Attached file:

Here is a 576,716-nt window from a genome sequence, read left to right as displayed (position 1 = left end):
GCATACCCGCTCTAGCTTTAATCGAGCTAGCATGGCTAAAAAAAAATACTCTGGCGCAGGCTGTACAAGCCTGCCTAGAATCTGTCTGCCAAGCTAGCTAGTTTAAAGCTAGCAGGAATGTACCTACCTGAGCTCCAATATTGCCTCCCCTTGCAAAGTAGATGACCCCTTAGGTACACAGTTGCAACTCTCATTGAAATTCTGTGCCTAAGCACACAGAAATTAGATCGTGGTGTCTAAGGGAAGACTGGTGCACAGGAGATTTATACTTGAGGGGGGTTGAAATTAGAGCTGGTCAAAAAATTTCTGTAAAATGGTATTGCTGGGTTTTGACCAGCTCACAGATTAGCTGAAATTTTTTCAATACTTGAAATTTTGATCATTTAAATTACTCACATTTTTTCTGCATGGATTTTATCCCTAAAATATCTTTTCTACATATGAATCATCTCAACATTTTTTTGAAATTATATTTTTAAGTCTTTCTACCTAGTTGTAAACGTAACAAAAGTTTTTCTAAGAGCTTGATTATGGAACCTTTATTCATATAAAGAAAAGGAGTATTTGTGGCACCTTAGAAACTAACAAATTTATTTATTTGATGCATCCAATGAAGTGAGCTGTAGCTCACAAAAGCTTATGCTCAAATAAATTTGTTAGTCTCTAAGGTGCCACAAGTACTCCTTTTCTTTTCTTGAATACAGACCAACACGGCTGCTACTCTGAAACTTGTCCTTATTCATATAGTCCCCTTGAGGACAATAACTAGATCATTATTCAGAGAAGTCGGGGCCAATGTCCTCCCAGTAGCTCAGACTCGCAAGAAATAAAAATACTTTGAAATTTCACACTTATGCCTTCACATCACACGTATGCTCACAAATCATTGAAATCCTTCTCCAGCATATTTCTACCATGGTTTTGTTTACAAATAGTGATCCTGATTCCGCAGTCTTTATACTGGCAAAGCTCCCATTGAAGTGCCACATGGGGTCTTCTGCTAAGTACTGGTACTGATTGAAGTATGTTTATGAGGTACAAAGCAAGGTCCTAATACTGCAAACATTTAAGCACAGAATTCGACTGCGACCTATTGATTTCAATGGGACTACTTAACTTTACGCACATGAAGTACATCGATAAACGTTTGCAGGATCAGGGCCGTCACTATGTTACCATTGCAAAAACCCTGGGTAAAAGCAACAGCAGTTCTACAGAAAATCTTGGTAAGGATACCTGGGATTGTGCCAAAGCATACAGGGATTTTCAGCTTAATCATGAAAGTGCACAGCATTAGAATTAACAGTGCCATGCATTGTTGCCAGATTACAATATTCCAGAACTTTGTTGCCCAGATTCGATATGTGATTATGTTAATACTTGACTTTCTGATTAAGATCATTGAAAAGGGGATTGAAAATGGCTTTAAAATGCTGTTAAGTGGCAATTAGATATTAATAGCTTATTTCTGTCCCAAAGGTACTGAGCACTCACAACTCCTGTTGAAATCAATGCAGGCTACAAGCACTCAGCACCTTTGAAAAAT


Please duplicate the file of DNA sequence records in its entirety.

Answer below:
Here is a 576,716-nt window from a genome sequence, read left to right as displayed (position 1 = left end):
GCATACCCGCTCTAGCTTTAATCGAGCTAGCATGGCTAAAAAAAAATACTCTGGCGCAGGCTGTACAAGCCTGCCTAGAATCTGTCTGCCAAGCTAGCTAGTTTAAAGCTAGCAGGAATGTACCTACCTGAGCTCCAATATTGCCTCCCCTTGCAAAGTAGATGACCCCTTAGGTACACAGTTGCAACTCTCATTGAAATTCTGTGCCTAAGCACACAGAAATTAGATCGTGGTGTCTAAGGGAAGACTGGTGCACAGGAGATTTATACTTGAGGGGGGTTGAAATTAGAGCTGGTCAAAAAATTTCTGTAAAATGGTATTGCTGGGTTTTGACCAGCTCACAGATTAGCTGAAATTTTTTCAATACTTGAAATTTTGATCATTTAAATTACTCACATTTTTTCTGCATGGATTTTATCCCTAAAATATCTTTTCTACATATGAATCATCTCAACATTTTTTTGAAATTATATTTTTAAGTCTTTCTACCTAGTTGTAAACGTAACAAAAGTTTTTCTAAGAGCTTGATTATGGAACCTTTATTCATATAAAGAAAAGGAGTATTTGTGGCACCTTAGAAACTAACAAATTTATTTATTTGATGCATCCAATGAAGTGAGCTGTAGCTCACAAAAGCTTATGCTCAAATAAATTTGTTAGTCTCTAAGGTGCCACAAGTACTCCTTTTCTTTTCTTGAATACAGACCAACACGGCTGCTACTCTGAAACTTGTCCTTATTCATATAGTCCCCTTGAGGACAATAACTAGATCATTATTCAGAGAAGTCGGGGCCAATGTCCTCCCAGTAGCTCAGACTCGCAAGAAATAAAAATACTTTGAAATTTCACACTTATGCCTTCACATCACACGTATGCTCACAAATCATTGAAATCCTTCTCCAGCATATTTCTACCATGGTTTTGTTTACAAATAGTGATCCTGATTCCGCAGTCTTTATACTGGCAAAGCTCCCATTGAAGTGCCACATGGGGTCTTCTGCTAAGTACTGGTACTGATTGAAGTATGTTTATGAGGTACAAAGCAAGGTCCTAATACTGCAAACATTTAAGCACAGAATTCGACTGCGACCTATTGATTTCAATGGGACTACTTAACTTTACGCACATGAAGTACATCGATAAACGTTTGCAGGATCAGGGCCGTCACTATGTTACCATTGCAAAAACCCTGGGTAAAAGCAACAGCAGTTCTACAGAAAATCTTGGTAAGGATACCTGGGATTGTGCCAAAGCATACAGGGATTTTCAGCTTAATCATGAAAGTGCACAGCATTAGAATTAACAGTGCCATGCATTGTTGCCAGATTACAATATTCCAGAACTTTGTTGCCCAGATTCGATATGTGATTATGTTAATACTTGACTTTCTGATTAAGATCATTGAAAAGGGGATTGAAAATGGCTTTAAAATGCTGTTAAGTGGCAATTAGATATTAATAGCTTATTTCTGTCCCAAAGGTACTGAGCACTCACAACTCCTGTTGAAATCAATGCAGGCTACAAGCACTCAGCACCTTTGAAAAAT